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Water and wildlife at risk from sweeping changes to forest rule, say top scientists

By Ruth Hendry - 16 May 2011 22:19:0 GMT
Water and wildlife at risk from sweeping changes to forest rule, say top scientists

The U.S. Department of Agriculture (USDA) has set out a bold vision for the 193 million acres of national forest in the U.S., which is broadly applauded by scientists. However, scientists are worried by the lack of clear guidance. After a 90 day public review period, more than 300,000 comments from people across the U.S. have urged the administration to develop a more direct policy on how to manage national forests.

Over 400 scientists and top conservation leaders have added weight to the review and asked the Obama administration to set out clear standards for water and wildlife protection. The final forest rule, expected by the end of the year, would replace current National Forest Management Act (NFMA) regulations originally developed in 1982.

In an open letter to the USDA, scientists and conservationists commend the USDA Forest Service for taking a bold approach to forest management. However, they are concerned about the lack of clear guidance from a national level, which may result in ''significant losses to natural resource values important to the nation''.

One major complaint is the lack of definite standards for forest managers to follow, such as a mandate to maintain healthy fish and wildlife populations. In addition, there is no clear commitment to commissioning and applying the best available science, which could lead to a lack of evidence-based policy.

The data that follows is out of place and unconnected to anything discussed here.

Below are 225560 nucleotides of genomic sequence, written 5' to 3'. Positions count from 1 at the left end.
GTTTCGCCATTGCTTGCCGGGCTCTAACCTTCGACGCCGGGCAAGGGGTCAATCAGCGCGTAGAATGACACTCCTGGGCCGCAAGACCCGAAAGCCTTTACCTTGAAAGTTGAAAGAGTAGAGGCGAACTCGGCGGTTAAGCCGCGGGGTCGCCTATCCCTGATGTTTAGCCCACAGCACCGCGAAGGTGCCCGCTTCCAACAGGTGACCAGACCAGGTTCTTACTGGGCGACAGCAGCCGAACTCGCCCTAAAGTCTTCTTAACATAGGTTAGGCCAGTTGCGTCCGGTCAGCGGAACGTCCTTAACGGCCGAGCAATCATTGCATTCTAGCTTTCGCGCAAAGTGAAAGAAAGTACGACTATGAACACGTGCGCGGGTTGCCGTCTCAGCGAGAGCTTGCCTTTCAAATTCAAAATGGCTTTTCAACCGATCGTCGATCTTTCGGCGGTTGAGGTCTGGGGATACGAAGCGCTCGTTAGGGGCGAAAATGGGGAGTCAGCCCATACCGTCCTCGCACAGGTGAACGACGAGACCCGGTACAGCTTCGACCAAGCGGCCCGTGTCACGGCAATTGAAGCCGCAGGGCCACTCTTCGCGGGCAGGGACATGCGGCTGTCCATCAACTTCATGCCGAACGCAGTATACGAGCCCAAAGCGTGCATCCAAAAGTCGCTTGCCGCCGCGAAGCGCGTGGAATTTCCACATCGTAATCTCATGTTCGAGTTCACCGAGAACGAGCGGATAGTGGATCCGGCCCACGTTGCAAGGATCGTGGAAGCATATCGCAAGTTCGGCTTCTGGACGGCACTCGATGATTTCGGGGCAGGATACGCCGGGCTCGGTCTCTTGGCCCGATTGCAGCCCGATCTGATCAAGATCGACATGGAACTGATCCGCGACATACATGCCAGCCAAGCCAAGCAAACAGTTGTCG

National forests are hugely important to America. They provide drinking water from around 124 million Americans and sustain 223,000 jobs in rural areas. In addition, they contribute an astonishing $14.5 billion per year to the U.S. economy, according to the Pew Environment Group.

Jane Danowitz, U.S. Public Lands director for the Pew Environment Group said ''The Obama administration's proposal lacks firm protections for water quality and wildlife. Forty percent of Americans rely on our national forests for drinking water and those forests host more rare species than even our national park system. It's critical that the administration backs up the good guidance in its proposal with clear standards for water and wildlife protection.''

In a letter to the Obama administration, 13 of the U.S.'s largest conservation organisations welcomed ''the conservation vision outlined in the administration's initial proposal for new regulations''. However, they added ''The course set by these sweeping new rules will determine the future of our national forests for generations to come -it is essential that we get this right...It is vital that the final rule include a strong standard for wildlife conservation that is meaningful [and] measurable.''